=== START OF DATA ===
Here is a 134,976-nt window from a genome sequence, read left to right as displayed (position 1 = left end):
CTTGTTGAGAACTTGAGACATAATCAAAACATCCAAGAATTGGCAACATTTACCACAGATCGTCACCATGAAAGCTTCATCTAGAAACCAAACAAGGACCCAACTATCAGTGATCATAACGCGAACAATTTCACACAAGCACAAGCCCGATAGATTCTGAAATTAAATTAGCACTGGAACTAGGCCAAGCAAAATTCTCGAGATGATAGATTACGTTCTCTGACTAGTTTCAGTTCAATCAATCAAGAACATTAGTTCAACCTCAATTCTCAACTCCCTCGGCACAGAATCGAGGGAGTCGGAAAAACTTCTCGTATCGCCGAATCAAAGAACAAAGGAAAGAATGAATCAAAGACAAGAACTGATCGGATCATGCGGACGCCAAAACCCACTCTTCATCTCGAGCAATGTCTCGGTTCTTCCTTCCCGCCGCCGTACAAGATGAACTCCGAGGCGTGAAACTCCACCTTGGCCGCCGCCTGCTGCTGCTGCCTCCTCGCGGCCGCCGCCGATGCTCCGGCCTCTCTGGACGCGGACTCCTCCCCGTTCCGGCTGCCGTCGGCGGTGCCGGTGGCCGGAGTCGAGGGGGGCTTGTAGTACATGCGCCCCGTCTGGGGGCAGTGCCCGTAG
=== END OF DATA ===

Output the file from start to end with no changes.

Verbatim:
Here is a 134,976-nt window from a genome sequence, read left to right as displayed (position 1 = left end):
CTTGTTGAGAACTTGAGACATAATCAAAACATCCAAGAATTGGCAACATTTACCACAGATCGTCACCATGAAAGCTTCATCTAGAAACCAAACAAGGACCCAACTATCAGTGATCATAACGCGAACAATTTCACACAAGCACAAGCCCGATAGATTCTGAAATTAAATTAGCACTGGAACTAGGCCAAGCAAAATTCTCGAGATGATAGATTACGTTCTCTGACTAGTTTCAGTTCAATCAATCAAGAACATTAGTTCAACCTCAATTCTCAACTCCCTCGGCACAGAATCGAGGGAGTCGGAAAAACTTCTCGTATCGCCGAATCAAAGAACAAAGGAAAGAATGAATCAAAGACAAGAACTGATCGGATCATGCGGACGCCAAAACCCACTCTTCATCTCGAGCAATGTCTCGGTTCTTCCTTCCCGCCGCCGTACAAGATGAACTCCGAGGCGTGAAACTCCACCTTGGCCGCCGCCTGCTGCTGCTGCCTCCTCGCGGCCGCCGCCGATGCTCCGGCCTCTCTGGACGCGGACTCCTCCCCGTTCCGGCTGCCGTCGGCGGTGCCGGTGGCCGGAGTCGAGGGGGGCTTGTAGTACATGCGCCCCGTCTGGGGGCAGTGCCCGTAG